Originally published July 27, 2011 on the New Economic Perspectives blog.
Thanks again for well-focused questions and comments.
Here we are concerned with why government “fiat”currency is accepted. The short answer was that “taxes drive money”: since you have a tax liability that must be cleared by delivering the government’s own currency back to government, you want to obtain government currency. So in that sense, it is the tax liability that drives the desire to obtain government currency. I did leave a couple of teasers, which some touched on in their comments.
First, does it have to be a tax? Clearly the answer is “no”: if government imposes a fine on you in the form of five Dollars, you need five Dollars in the form government is willing to accept to pay your fine—sovereign currency. Until the 20th century, taxes were relatively less important; what mattered more were fines and tithes and fees. To go further, let us say government monopolizes the water supply (or energy supply, or access to the gods, etc); it can then name what you need to deliver to obtain water (energy, religious dispensation, etc). In that case, if it says you must obtain a government IOU, then you want government IOUs—currency—to obtain water in order to avoid death by dehydration. In early 19th century England, almost all activities necessary to keep your family alive were illegal by dictate of the crown. You had to pay a fine after you killed game to feed your family. You needed the crown’s currency to pay the fine—hence “fees drove money”.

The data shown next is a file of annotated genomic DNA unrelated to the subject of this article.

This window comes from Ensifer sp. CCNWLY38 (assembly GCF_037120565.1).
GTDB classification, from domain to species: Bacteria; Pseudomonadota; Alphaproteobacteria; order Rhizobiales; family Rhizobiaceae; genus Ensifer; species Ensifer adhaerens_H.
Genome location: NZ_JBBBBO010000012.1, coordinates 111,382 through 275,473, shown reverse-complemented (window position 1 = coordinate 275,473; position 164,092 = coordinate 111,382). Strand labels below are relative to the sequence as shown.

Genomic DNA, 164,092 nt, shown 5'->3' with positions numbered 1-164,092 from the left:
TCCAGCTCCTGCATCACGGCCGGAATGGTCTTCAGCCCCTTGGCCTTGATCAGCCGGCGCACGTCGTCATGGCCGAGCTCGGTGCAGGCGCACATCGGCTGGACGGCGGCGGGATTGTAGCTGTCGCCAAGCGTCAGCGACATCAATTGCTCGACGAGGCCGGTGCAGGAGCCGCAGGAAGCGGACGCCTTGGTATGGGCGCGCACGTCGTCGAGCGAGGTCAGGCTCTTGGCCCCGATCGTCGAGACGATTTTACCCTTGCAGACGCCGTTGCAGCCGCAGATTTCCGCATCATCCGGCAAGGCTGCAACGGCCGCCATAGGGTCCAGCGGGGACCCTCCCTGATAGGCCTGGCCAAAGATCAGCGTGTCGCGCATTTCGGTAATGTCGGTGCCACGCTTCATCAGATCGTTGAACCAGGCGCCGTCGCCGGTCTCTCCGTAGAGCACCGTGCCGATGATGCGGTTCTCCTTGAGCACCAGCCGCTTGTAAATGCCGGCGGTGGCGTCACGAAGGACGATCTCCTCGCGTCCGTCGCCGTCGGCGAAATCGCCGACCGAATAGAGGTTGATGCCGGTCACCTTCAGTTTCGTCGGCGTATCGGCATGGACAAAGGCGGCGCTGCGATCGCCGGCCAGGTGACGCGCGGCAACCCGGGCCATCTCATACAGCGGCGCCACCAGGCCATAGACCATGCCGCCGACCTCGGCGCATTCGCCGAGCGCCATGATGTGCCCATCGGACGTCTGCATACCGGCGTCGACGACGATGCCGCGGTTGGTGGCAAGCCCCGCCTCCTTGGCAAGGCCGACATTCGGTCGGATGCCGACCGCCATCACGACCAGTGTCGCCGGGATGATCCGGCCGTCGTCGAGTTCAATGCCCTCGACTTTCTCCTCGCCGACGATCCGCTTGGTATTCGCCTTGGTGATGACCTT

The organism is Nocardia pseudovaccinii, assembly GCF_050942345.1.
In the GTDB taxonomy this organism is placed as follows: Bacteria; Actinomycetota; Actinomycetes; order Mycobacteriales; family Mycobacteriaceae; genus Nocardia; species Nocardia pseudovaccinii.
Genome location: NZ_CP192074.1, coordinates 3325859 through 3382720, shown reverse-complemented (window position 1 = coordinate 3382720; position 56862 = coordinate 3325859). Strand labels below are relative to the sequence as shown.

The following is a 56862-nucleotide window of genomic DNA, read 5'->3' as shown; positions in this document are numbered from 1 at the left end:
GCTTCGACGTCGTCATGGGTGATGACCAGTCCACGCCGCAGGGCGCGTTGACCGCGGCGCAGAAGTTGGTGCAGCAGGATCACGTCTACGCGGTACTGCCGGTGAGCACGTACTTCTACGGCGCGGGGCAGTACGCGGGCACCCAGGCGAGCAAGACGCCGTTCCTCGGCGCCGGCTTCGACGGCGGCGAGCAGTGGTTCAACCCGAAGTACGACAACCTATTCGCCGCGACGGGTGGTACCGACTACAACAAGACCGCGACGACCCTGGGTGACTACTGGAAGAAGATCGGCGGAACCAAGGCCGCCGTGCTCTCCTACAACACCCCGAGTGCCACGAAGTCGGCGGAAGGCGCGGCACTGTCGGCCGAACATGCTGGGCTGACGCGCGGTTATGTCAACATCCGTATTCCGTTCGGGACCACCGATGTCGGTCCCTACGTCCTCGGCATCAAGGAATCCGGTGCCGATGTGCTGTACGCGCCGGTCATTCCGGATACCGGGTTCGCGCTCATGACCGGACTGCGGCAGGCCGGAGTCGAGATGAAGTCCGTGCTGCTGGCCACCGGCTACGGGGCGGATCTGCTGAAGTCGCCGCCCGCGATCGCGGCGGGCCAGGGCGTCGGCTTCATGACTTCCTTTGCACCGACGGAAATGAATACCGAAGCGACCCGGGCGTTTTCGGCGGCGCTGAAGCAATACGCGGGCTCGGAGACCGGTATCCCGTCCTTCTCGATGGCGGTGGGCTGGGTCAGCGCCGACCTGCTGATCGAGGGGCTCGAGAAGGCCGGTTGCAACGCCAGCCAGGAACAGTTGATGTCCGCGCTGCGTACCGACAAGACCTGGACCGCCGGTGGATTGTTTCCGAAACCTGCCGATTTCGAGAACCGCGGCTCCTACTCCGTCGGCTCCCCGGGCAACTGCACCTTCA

You get the picture. All you need to drive a currency is a more or less involuntary obligation to deliver the currency—and that can be a tax, fee, fine, or even religious tithe. Or a payment to obtain water or any other necessity. We can go into this later, but at UMKC students need buckaroos to pay a “tax” to pass their courses—that drives the buckaroo currency—it creates a demand for buckaroos (the sovereign currency at UMKC). That answers the question: yes it is not enough to impose the obligation (fee, fine, tax); the obligation must also be enforced. A tax liability that is never enforced will not drive a currency. A tax that is only loosely enforced can create some demand for the currency, but it will be somewhat less than the tax liability for the simple reason that many will expect they can evade the tax.
We can next move on to the second teaser: why would those who do not have tax liabilities also be willing to accept currency? That leads us to the Tobin, “snowball” point: if some segment of society owes the tax (or fee or fine) denominated in the currency, others will accept it. Note this is not an infinite regress argument. It is the tax standing behind the currency. But it is not necessary for every individual to owe the tax. Let us say that Bill Gates owes $1.5 trillion in taxes. I’d be happy to accept Dollars since I know Gates will accept them when I purchase Microsoft software. And that explains why foreigners want dollars—not because they owe taxes, but because a sufficient number of Bill Gates do. From inception we know that if the total tax liability in dollars is, say, $100 billion, the taxpayers will want a minimum of $100 billion. (How much more? $120 billion? $180 billion? We will investigate that later.) Government can spend into the economy at least that amount. How much will the Dollar be worth? Well, that depends on what must be done to obtain it. We will have much more to say about that in coming weeks.